Pediatric Dermatology Consult

What’s under my toenail?

A 13-year-old female was seen by her pediatrician for a lesion that had been on her right toe for about 6 months. She is unaware of any trauma to the area. The lesion has been growing slowly and recently it started lifting up the nail, became tender, and was bleeding, which is the reason why she sought care.


At the pediatrician's office, he noted a pink crusted papule under the nail. The nail was lifting up and was tender to the touch. She is a healthy girl who is not taking any medications and has no allergies. There is no family history of similar lesions.
The pediatrician took a picture of the lesion and he send it to our pediatric teledermatology service for consultation.

What is your diagnosis?

Pyogenic granuloma

Osteochondroma

Glomus tumor

Verruca vulgaris

Subungual exostosis

After the teledermatology consultation, an x-ray was recommended. The x-ray showed an elongated irregular radiopaque mass projecting from the anterior medial aspect of the midshaft of the distal phalanx of the great toe (Picture 3). With these findings, subungual exostosis was suspected, and she was referred to orthopedic surgery for excision of the lesion. Histopathology showed a stack of trabecular bone with a fibrocartilaginous cap, confirming the diagnosis of subungual exostosis.

An x-ray of a foot Courtesy Dr. Puong To, Southern California Medical Group

Subungual exostosis is a benign osteocartilaginous tumor, first described by Dupuytren in 1874. These lesions are rare and are seen mainly in children and young adults. Females appear to be affected more often than males.1 In a systematic review by DaCambra and colleagues, 55% of the cases occur in patients aged younger than 18 years, and the hallux was the most commonly affected digit, though any finger or toe can be affected.2 There are reported case of congenital multiple exostosis delineated to translocation t(X;6)(q22;q13-14).3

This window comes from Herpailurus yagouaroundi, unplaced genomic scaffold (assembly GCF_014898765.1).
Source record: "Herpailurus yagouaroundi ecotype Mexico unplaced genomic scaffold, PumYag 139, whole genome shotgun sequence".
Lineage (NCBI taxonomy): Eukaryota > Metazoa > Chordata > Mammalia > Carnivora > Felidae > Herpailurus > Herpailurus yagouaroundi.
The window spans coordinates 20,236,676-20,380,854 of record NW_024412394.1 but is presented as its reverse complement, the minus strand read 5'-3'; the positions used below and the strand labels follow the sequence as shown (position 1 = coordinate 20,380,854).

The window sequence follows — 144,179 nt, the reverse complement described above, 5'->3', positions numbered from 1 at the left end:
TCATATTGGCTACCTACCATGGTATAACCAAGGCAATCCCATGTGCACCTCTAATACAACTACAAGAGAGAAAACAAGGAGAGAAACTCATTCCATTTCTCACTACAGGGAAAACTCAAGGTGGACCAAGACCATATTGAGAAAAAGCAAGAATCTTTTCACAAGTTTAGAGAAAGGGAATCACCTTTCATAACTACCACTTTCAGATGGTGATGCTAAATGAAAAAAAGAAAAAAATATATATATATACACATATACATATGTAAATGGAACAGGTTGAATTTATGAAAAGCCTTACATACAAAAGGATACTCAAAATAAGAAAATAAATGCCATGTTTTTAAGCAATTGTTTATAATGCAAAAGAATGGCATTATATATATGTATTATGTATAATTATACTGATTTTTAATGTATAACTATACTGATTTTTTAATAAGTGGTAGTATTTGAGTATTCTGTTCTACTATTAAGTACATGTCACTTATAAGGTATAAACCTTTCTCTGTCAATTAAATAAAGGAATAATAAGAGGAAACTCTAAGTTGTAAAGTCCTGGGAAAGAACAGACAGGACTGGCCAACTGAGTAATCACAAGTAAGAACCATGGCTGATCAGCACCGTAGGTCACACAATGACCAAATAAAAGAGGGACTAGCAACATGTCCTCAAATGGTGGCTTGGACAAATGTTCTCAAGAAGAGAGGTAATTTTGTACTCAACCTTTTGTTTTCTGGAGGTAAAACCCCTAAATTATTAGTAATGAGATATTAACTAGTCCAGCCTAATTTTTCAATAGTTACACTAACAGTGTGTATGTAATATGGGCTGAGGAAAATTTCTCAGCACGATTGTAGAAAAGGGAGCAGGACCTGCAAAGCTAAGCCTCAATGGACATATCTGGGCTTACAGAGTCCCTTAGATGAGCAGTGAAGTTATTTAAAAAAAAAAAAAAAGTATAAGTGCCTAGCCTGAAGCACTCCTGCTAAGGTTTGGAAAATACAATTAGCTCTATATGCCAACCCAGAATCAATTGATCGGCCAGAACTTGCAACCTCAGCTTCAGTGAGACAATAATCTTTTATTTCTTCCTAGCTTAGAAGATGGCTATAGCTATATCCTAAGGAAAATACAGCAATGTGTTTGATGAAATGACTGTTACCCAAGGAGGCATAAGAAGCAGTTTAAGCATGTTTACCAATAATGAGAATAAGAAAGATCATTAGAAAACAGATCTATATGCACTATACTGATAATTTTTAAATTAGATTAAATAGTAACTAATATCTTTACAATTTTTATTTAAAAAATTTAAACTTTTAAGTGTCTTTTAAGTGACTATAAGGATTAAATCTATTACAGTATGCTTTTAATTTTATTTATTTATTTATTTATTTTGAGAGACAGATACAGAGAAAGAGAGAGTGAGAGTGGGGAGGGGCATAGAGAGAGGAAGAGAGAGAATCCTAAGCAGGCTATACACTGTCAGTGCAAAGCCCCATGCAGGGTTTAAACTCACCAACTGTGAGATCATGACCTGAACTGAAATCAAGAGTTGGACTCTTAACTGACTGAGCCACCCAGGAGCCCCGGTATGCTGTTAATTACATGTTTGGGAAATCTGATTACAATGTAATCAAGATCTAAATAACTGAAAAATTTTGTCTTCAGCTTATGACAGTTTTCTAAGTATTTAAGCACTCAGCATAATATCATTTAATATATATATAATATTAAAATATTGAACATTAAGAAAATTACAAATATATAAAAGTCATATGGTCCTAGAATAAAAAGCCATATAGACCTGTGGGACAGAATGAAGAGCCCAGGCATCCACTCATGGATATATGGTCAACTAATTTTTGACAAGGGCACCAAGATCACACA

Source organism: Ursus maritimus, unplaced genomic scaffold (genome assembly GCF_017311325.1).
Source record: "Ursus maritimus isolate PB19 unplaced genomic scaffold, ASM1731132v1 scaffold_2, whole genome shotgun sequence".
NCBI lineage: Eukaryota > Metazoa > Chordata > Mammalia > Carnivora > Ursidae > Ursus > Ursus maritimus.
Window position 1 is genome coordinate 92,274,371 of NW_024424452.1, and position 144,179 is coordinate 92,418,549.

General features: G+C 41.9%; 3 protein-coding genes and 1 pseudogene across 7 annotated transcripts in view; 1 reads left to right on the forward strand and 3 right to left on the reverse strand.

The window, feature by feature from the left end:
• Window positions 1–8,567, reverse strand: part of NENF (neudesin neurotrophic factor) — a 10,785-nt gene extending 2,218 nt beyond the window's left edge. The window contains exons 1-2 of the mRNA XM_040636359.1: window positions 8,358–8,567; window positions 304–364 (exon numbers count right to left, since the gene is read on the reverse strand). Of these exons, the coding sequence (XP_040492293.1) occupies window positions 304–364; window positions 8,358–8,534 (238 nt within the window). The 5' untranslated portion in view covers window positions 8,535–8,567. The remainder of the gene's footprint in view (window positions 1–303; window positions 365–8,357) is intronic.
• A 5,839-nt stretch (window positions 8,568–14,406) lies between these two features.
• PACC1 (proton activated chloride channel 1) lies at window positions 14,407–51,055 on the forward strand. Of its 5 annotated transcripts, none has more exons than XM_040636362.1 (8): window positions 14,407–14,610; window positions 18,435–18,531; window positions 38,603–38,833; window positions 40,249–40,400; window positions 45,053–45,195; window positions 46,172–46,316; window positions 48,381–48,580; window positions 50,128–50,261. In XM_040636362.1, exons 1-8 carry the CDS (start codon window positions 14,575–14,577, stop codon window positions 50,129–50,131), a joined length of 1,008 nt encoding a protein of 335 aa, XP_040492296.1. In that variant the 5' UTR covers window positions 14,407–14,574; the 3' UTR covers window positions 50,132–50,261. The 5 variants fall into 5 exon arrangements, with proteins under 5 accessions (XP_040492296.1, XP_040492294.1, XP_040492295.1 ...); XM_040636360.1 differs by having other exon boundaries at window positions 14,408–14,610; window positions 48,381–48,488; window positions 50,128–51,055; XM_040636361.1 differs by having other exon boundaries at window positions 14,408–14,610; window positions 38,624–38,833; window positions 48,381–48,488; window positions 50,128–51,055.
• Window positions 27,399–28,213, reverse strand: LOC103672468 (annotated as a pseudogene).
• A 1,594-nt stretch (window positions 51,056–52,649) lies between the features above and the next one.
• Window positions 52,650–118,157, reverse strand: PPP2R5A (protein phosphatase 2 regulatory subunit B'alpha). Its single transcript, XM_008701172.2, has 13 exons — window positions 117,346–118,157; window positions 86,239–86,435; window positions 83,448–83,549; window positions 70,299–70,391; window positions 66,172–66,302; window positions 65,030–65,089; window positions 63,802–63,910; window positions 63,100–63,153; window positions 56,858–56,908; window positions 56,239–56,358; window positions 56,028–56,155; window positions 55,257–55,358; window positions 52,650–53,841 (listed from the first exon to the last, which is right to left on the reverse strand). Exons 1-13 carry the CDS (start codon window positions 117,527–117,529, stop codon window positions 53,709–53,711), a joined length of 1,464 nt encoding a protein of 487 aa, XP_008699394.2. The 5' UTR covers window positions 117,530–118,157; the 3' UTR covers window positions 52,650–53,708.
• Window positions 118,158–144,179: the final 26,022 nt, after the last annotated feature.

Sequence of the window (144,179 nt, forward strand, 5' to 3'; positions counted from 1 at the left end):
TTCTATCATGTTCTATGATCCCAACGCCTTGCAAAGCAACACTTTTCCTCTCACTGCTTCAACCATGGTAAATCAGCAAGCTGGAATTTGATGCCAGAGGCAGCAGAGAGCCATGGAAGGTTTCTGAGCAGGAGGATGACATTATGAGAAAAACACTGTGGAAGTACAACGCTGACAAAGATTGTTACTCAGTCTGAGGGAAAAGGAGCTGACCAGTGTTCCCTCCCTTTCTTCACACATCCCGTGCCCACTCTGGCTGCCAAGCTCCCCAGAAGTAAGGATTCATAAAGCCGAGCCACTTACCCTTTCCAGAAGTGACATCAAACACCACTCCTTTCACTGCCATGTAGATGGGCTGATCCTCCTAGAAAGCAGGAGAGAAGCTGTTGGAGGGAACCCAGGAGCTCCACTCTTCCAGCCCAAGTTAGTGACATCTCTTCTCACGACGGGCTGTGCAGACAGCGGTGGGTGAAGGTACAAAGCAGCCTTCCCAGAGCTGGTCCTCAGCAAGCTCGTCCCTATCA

The exact cause of these lesions is unknown, but there are multiple theories, which include a reactive process secondary to trauma, infection, or genetic causes. Pathologic examination of the lesions shows an osseous center covered by a fibrocartilaginous cap. There is proliferation of spindle cells that generate cartilage, which later forms trabecular bone.4

On physical examination, subungual exostosis appear like a firm, fixed nodule with a hyperkeratotic smooth surface at the distal end of the nail bed, that slowly grows and can distort and lift up the nail. Dermoscopy features of these lesions include vascular ectasia, hyperkeratosis, onycholysis, and ulceration.

Dr. Catalina Matiz, a pediatric dermatologist at Southern California Permanente Medical Group, San Diego

Dr. Catalina Matiz

The differential diagnosis of subungual growths includes osteochondromas, which can present in a similar way but are rarer. Pathologic examination is usually required to differentiate between both lesions.5 In exostoses, bone is formed directly from fibrous tissue, whereas in osteochondromas they derive from enchondral ossification.6 The cartilaginous cap of this lesion is what helps to differentiate it in histopathology. In subungual exostosis, the cap is composed of fibrocartilage, while in osteochondromas it is made of hyaline cartilage similar to what is seen in normal growing epiphysis.5 Subungual exostosis can be confused with pyogenic granulomas and verruca, and often are treated as such, which delays appropriate surgical management.

Firm, slow-growing tumors in the fingers or toes of children should raise suspicion for underlying bony lesions like subungual exostosis and osteochondromas. X-rays of the lesion should be performed in order to clarify the diagnosis. Referral to orthopedic surgery is needed for definitive surgical management.

Dr. Matiz is a pediatric dermatologist at Southern California Permanente Medical Group, San Diego.

References

1. Zhang W et al. JAAD Case Rep. 2020 Jun 1;6(8):725-6.

2. DaCambra MP et al. Clin Orthop Relat Res. 2014 Apr;472(4):1251-9.

3. Torlazzi C et al. Int J Cancer. 2006;118:1972-6.

4. Calonje E et al. McKee’s pathology of the skin: With clinical correlations. (4th ed.) Philadelphia: Elsevier/Saunders, 2012.

5. Lee SK et al. Foot Ankle Int. 2007 May;28(5):595-601.

6. Mavrogenis A et al. Orthopedics. 2008 Oct;31(10).

Recommended Reading

The first signs of elusive dysautonomia may appear on the skin
MDedge Pediatrics
Genetic testing for neurofibromatosis 1: An imperfect science
MDedge Pediatrics
Study estimates carbon footprint reduction of virtual isotretinoin visits
MDedge Pediatrics
When is MRI useful in the management of congenital melanocytic nevi?
MDedge Pediatrics
Insurance coverage for vitiligo varies widely in the U.S., analysis finds
MDedge Pediatrics